2015. Directed by Mickey Keating.
An homage to Polanski's Repulsion and Catherine Deneuve's harrowing performance within it, Darling is a horror film that rests entirely on the shoulders of single actress in virtually one location.
Darling accepts a job as the caretaker for a spooky New York home. Left alone, she begins to experience various supernatural phenomena that are tied to the house's disturbing history. Told in six chapters, Darling chronicles a woman's descent into madness that may or may not be caused by forces from beyond and it's utterly creepy.
This is a minimalist horror film that does a lot with virtually nothing. Shot in dizzying black and white by Mac Fisken, the narrative is basic. Girl enters house. Girls goes mad and kills people. Things devolve from there. The really interesting part about this one is how Keating is clearly paying tribute to the greats while also doing his own things. There's elements of many cult classics at work, but Darling is a self contained package in it's own style.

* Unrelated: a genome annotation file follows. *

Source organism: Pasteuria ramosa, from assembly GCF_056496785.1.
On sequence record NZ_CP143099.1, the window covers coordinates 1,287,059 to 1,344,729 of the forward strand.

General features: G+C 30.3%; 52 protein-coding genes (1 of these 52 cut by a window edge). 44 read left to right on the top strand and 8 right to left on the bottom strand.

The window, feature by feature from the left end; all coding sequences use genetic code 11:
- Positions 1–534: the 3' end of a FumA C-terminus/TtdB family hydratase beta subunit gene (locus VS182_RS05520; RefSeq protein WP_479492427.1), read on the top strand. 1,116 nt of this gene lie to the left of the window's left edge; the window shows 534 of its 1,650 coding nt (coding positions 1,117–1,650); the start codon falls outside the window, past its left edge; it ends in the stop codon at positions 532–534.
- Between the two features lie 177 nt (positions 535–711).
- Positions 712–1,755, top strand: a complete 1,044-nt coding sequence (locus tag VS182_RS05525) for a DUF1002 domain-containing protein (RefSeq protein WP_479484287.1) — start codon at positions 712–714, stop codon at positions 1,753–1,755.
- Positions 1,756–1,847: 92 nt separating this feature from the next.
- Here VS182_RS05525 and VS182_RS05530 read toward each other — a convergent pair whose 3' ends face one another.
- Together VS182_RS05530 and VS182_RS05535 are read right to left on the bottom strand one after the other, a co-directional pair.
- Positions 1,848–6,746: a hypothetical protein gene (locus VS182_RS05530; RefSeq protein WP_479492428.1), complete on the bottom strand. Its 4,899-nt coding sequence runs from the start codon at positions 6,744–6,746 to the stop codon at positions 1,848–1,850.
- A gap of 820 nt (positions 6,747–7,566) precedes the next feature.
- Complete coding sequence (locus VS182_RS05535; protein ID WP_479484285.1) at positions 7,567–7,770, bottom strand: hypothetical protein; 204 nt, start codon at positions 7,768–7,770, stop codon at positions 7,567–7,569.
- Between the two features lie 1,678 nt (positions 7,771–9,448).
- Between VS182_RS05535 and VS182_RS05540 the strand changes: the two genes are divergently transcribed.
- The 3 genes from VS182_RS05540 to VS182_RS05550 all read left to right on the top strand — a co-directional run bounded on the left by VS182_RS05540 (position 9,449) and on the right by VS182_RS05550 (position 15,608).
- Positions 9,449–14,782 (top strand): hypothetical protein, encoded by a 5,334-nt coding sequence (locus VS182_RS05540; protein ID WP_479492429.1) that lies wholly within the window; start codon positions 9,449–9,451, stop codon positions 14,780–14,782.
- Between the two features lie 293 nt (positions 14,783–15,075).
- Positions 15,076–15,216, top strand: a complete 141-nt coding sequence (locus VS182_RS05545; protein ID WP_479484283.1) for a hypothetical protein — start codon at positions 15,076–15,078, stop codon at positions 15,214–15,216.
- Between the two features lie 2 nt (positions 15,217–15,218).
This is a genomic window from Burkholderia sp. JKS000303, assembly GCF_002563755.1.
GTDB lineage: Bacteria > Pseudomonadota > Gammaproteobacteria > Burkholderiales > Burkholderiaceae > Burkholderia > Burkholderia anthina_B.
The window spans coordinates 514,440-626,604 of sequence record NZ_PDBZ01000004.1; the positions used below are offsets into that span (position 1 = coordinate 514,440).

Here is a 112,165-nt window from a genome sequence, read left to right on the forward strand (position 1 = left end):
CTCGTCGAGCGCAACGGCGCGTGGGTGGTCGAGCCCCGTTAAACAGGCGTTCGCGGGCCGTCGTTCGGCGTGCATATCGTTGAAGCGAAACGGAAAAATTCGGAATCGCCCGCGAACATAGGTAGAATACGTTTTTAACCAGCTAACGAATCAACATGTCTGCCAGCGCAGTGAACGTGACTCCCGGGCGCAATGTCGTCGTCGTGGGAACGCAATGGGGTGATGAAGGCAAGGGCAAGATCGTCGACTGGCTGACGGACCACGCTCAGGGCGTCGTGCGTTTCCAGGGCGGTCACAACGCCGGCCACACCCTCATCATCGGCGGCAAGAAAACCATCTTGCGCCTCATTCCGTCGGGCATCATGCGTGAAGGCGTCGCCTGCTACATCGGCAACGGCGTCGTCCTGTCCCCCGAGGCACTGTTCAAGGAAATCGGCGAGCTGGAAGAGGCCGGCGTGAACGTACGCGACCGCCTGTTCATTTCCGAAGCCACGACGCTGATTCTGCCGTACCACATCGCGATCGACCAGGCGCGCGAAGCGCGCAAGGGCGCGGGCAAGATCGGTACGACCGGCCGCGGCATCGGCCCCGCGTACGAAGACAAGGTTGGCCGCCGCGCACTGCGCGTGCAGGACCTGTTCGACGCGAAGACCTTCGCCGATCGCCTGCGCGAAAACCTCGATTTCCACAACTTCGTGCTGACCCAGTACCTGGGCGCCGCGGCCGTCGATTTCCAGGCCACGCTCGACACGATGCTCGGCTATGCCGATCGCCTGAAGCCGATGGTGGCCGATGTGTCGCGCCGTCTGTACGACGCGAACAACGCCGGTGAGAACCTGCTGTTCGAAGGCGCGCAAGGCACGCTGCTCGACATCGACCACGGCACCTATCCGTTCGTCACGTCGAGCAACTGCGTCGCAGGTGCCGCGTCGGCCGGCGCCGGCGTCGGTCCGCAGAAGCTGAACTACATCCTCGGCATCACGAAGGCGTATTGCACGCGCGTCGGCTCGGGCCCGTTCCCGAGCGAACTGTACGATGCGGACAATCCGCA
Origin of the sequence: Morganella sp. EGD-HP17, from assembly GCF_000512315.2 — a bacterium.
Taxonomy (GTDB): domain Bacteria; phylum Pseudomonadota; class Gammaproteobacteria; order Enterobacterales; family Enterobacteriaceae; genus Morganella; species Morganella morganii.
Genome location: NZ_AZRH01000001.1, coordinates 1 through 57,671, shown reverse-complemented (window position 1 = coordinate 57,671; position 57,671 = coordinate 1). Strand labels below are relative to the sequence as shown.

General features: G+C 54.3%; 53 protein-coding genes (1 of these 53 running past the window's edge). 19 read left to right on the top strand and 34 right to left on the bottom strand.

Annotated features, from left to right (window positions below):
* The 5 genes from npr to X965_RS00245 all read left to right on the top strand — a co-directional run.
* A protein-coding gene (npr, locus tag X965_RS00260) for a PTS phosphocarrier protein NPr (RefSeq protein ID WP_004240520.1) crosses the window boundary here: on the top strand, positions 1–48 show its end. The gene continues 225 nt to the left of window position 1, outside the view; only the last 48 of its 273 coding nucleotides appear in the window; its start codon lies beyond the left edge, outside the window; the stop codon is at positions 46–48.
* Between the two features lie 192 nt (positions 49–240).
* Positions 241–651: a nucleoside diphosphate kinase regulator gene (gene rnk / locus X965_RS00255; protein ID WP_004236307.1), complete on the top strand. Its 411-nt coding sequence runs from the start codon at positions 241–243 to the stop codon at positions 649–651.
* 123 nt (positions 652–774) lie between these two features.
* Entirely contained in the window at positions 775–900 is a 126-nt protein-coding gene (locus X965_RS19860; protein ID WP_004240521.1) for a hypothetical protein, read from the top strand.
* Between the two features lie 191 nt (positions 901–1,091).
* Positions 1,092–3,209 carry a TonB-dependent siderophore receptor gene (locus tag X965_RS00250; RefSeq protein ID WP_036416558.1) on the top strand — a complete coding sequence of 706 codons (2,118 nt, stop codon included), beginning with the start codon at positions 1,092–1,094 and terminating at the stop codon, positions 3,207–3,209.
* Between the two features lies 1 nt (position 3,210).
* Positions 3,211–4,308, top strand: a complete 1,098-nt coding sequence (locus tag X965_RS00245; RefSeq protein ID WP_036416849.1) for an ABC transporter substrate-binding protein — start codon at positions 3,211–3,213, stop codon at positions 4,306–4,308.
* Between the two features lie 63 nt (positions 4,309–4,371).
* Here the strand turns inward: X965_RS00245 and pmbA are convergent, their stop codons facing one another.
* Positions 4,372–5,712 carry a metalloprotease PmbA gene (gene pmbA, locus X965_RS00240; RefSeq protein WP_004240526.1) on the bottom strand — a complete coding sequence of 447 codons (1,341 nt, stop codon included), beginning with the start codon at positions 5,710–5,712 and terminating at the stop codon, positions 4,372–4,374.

Lauren Ashley Carter (from Jug Face) is splendid. She totally commits to the role and you can feel it in virtually every scene. It's absolutely amazing how she can communicate panic, dread, and malevolence from one minute to the next. Like the film itself, she uses the performances of titans like Denueve as inspiration and then goes from there. Some of her facial expressions are so chilling that they will stick with you long after your viewing.
One of the best parts of the film is that it's quiet. There are outbursts of violence and horror, but it's the quiet between the ticks that gets you here. It's not about jump scares and gimmicks, almost everything, aside from one locked room, is out in the open. The mental demolition of Darling is on full display, as are the "ghosts" that haunt every chamber of the house. The crescendo finale is the only overwhelming part, but it's a release from the 70+ minutes of quiet agony that precede it.
Available on Netflix, Darling is an indie gem that is a great choice if you're looking for a horror film that doesn't aim to shock you up front. It's mission is far more insidious. Darling sets up the game and the rules very quickly and then slowly takes you on a journey of mental decay. Whether there are or are not supernatural elements at play is part of the fun and if low grade horror is your bag, this is a film for you.